By Christie Duffy
Toms River police say they will likely have to disband this camp of about 10 homeless residents. Police are investigating claims that the camp is on private property.
“I have proof that they cannot throw us out of here. This is not their land. It’s a map. We are zoned. This is open space for recreation,” said tent community resident Pat Maloney.
The police plan to bring in social services to try to help the homeless find housing. They recently arrested one man who was living here, after finding outstanding warrants for his arrest.
The camp is down a wooded path, about 100 yards from the Garden State Parkway, a ShopRite and a private apartment complex.
Residents we spoke to at Emerald Apartments say they want the camp to go.
“I don’t like it. I have a daughter. She’s scared to come outside. We woke up one morning, the guy was sitting on our porch. We don’t know who he is, we just know he’s homeless from tent city back here,” said Michelle Scott.
We’re told Emerald Apartments recently posted no trespassing signs to ward off the homeless.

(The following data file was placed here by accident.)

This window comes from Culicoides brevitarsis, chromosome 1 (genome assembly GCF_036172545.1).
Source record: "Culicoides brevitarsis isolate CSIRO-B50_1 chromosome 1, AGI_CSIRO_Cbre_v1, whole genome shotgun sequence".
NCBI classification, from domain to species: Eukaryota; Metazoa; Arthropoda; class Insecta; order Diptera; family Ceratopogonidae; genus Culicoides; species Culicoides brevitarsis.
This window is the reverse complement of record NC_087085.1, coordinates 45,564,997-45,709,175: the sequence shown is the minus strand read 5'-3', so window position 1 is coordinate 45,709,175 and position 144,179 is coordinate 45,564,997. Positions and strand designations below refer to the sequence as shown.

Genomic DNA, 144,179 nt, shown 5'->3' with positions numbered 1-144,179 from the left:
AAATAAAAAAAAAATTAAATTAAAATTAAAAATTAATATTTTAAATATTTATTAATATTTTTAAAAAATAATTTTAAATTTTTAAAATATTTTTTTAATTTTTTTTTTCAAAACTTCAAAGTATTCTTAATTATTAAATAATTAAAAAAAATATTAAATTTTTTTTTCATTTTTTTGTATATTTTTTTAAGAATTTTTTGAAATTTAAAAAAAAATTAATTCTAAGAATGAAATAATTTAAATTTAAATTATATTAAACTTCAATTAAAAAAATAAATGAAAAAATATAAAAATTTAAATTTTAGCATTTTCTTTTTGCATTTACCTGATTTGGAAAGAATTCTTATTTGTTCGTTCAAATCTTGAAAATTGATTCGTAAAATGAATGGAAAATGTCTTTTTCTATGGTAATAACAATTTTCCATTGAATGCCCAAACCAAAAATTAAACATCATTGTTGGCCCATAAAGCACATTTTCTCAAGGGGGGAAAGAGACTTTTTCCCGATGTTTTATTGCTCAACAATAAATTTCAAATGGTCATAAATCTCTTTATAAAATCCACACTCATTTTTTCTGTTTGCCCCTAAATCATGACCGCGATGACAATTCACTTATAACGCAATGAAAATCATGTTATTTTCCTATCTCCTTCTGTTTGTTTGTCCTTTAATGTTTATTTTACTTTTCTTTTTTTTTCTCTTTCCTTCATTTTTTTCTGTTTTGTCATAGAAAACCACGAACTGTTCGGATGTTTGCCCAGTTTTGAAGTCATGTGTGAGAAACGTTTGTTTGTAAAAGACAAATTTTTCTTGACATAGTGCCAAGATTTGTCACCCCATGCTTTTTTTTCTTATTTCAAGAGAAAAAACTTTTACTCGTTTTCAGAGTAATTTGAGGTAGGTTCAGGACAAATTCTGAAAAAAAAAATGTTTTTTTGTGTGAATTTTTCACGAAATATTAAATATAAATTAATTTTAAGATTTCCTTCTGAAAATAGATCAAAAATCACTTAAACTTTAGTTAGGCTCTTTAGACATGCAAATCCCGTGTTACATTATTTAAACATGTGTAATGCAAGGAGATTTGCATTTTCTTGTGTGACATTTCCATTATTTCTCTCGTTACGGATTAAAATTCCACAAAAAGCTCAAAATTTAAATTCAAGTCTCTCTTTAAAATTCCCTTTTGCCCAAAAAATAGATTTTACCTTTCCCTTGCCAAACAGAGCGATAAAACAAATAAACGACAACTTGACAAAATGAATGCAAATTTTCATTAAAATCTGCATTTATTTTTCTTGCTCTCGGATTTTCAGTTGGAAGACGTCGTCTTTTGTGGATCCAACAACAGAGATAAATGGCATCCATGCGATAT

“There’s really, there’s no problems. We don’t do drugs,” said Chuck Carroll, who lives in the tent community.
“I’m looking to get permanent housing somewhere,” Maloney said.
Neither of these men want to live in the woods. Carroll fell on hard times after Superstorm Sandy, about a year and a half ago. Maloney has been struggling with homelessness for more than 12 years.
According to the U.S. Department of Housing Urban Development, there are an estimated 678 homeless people in Ocean County. The homeless population has ballooned in recent years, climbing more than 50 percent since 2009.
Ocean County does not have a homeless shelter. Oftentimes, the homeless here will be sent to the Atlantic City Rescue Mission, if there is room.
At one camp in Lakewood, a fire claimed the life of one man Saturday morning. It was the second fire at the camp in less than a week. Police are investigating the cause of the blaze but reports say they don’t suspect foul play.
This camp is in the process of being shut down.
“This county does not have enough resources for people. It’s such shame that there is no shelter system here. This is a problem across New Jersey. It’s not limited to Ocean County but it’s certainly worse here. There aren’t as many places, as I know of anyway, where you have people living in tents in the woods,” said Nate Kleinman, advocate for the homeless in the Occupy Sandy movement.
According to the Ocean County Board of Social Services, a non-profit organization, they do offer 60 support programs to the residents of Ocean County, including emergency housing.